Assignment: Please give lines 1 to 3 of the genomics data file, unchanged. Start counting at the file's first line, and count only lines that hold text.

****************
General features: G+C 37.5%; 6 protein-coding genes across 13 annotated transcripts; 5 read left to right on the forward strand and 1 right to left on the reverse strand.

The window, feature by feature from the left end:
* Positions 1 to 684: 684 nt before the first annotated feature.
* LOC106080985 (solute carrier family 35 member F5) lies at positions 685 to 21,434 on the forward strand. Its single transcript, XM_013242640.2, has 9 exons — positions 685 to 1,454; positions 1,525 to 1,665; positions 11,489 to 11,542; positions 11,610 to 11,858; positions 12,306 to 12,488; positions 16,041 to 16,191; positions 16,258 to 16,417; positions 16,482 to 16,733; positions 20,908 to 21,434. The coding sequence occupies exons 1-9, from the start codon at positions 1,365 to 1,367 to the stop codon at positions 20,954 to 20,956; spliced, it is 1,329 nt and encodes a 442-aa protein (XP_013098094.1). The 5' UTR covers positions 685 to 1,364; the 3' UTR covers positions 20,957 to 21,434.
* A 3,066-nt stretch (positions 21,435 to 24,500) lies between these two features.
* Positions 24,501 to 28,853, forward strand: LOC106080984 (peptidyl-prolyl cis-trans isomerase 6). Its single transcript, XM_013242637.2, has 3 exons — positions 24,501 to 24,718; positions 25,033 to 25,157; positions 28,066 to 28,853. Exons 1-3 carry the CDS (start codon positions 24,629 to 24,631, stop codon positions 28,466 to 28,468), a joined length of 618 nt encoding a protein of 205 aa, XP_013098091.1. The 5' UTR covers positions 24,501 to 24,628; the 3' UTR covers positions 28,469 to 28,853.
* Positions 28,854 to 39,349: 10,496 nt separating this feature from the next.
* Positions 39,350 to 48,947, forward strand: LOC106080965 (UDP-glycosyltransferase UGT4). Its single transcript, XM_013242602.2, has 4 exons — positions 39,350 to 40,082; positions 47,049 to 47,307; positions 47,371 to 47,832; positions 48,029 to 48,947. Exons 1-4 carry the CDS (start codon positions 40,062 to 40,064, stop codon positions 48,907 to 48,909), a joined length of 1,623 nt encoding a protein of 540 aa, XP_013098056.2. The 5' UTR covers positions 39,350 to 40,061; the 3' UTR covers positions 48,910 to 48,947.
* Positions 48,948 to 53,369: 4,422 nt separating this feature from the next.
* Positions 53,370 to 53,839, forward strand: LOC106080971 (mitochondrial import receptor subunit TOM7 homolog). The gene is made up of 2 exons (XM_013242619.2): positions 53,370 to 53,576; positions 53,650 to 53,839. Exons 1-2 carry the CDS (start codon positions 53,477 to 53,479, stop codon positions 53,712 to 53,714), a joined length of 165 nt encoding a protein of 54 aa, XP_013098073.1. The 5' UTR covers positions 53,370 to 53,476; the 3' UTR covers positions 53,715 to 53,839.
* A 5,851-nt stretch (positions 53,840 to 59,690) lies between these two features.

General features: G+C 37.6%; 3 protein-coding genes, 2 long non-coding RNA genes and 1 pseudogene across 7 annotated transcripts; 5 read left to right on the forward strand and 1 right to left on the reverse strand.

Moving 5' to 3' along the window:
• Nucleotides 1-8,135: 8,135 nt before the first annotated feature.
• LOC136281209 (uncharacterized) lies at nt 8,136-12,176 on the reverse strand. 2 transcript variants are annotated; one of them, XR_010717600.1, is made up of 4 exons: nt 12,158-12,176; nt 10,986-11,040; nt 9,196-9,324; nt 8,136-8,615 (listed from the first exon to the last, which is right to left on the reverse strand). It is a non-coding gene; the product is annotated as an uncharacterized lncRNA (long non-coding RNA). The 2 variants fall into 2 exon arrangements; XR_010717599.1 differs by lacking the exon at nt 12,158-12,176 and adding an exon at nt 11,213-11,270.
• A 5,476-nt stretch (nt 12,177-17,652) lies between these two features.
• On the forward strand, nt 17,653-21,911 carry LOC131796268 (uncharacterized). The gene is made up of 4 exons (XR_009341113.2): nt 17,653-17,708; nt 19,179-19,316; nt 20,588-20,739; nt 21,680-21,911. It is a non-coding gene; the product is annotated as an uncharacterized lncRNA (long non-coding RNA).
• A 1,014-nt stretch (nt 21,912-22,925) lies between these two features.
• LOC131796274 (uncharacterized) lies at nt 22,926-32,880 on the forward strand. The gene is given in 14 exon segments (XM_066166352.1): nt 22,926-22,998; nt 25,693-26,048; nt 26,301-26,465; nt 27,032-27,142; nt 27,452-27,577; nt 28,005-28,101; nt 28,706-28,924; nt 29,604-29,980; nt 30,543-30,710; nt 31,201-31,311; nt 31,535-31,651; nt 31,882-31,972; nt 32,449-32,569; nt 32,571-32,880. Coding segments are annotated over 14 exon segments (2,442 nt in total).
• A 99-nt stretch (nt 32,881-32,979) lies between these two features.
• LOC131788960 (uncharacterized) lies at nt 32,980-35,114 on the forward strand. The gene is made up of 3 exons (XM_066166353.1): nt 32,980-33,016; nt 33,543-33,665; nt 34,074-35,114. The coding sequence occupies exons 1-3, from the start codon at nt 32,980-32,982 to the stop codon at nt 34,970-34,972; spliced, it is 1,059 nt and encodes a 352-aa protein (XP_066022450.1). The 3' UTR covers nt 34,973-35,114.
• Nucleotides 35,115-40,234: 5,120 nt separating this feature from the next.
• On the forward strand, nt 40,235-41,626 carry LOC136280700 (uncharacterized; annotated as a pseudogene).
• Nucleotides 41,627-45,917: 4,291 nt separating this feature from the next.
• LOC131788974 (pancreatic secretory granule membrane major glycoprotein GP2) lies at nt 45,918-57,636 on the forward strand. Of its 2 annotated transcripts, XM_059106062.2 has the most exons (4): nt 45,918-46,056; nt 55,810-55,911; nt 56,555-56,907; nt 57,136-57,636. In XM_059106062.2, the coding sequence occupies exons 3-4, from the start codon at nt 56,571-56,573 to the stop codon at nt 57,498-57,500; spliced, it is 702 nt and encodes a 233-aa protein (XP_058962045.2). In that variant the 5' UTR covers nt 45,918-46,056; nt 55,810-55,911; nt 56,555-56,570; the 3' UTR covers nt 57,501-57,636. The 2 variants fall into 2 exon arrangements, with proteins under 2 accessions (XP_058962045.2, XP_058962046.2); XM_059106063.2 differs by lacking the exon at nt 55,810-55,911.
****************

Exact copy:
General features: G+C 37.5%; 6 protein-coding genes across 13 annotated transcripts; 5 read left to right on the forward strand and 1 right to left on the reverse strand.

The window, feature by feature from the left end:
* Positions 1 to 684: 684 nt before the first annotated feature.